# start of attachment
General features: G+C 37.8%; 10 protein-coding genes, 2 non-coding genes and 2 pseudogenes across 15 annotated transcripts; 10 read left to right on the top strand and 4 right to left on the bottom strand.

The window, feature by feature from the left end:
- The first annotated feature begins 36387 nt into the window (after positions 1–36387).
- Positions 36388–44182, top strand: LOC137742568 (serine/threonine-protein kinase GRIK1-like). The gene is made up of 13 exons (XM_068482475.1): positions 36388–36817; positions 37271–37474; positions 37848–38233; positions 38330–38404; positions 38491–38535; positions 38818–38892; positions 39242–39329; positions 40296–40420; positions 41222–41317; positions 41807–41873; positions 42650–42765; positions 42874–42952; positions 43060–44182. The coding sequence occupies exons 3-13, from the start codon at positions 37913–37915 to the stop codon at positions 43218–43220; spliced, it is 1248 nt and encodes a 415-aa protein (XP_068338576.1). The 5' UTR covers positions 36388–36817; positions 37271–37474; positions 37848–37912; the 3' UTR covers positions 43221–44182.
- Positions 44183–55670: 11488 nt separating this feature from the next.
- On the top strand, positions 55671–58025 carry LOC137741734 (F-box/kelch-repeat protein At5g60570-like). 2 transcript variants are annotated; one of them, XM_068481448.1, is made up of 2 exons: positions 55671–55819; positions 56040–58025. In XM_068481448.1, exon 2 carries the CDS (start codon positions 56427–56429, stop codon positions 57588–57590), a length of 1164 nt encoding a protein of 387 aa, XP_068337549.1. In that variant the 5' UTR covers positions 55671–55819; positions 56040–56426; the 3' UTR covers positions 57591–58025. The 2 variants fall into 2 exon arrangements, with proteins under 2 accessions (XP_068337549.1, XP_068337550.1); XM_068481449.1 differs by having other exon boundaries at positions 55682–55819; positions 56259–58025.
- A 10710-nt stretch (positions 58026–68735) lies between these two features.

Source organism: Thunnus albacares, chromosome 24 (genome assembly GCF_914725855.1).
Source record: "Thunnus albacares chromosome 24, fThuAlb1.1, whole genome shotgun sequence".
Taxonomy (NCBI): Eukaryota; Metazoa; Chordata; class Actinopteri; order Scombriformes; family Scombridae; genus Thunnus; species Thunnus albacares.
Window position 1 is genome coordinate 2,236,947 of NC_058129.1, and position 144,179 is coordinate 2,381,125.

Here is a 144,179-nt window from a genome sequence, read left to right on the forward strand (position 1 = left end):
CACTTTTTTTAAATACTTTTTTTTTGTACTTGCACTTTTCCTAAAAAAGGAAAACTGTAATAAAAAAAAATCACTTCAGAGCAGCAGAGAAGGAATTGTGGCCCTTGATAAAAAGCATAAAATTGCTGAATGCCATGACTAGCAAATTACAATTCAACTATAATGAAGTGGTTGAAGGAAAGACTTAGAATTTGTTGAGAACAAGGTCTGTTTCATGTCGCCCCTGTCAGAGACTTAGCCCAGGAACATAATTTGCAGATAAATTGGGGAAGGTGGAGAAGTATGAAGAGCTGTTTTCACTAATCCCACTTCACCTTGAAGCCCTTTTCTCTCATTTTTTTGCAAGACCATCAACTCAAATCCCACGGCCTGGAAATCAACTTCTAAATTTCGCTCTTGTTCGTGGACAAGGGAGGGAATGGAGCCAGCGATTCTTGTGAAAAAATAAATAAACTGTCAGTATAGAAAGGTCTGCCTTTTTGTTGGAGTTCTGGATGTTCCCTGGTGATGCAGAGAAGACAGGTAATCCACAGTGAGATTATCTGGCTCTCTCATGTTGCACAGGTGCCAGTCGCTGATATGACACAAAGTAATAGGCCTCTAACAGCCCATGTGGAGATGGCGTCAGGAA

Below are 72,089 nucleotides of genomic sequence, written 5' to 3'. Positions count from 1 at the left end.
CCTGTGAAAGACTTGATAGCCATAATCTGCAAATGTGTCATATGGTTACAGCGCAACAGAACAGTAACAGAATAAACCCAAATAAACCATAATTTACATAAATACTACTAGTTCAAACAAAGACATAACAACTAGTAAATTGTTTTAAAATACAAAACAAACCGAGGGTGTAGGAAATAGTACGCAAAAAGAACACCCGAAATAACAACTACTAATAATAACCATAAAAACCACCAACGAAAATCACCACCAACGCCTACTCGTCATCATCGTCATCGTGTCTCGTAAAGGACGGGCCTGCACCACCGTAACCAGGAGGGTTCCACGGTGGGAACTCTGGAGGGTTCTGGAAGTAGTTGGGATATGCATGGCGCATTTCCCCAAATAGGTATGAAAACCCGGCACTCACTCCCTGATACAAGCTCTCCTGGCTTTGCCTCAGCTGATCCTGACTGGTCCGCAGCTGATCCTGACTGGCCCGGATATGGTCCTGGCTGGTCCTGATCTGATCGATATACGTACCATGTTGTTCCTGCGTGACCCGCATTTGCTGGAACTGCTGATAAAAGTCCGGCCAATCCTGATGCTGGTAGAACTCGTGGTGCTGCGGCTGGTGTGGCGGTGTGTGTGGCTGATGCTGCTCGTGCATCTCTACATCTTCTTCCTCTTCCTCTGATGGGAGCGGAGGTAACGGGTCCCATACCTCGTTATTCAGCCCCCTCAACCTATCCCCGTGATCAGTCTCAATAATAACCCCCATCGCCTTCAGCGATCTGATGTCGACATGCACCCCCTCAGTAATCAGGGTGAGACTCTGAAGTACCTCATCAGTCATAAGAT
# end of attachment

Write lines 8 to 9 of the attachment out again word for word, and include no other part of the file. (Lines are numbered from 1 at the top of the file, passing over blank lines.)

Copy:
Source organism: Thunnus albacares, chromosome 24 (genome assembly GCF_914725855.1).
Source record: "Thunnus albacares chromosome 24, fThuAlb1.1, whole genome shotgun sequence".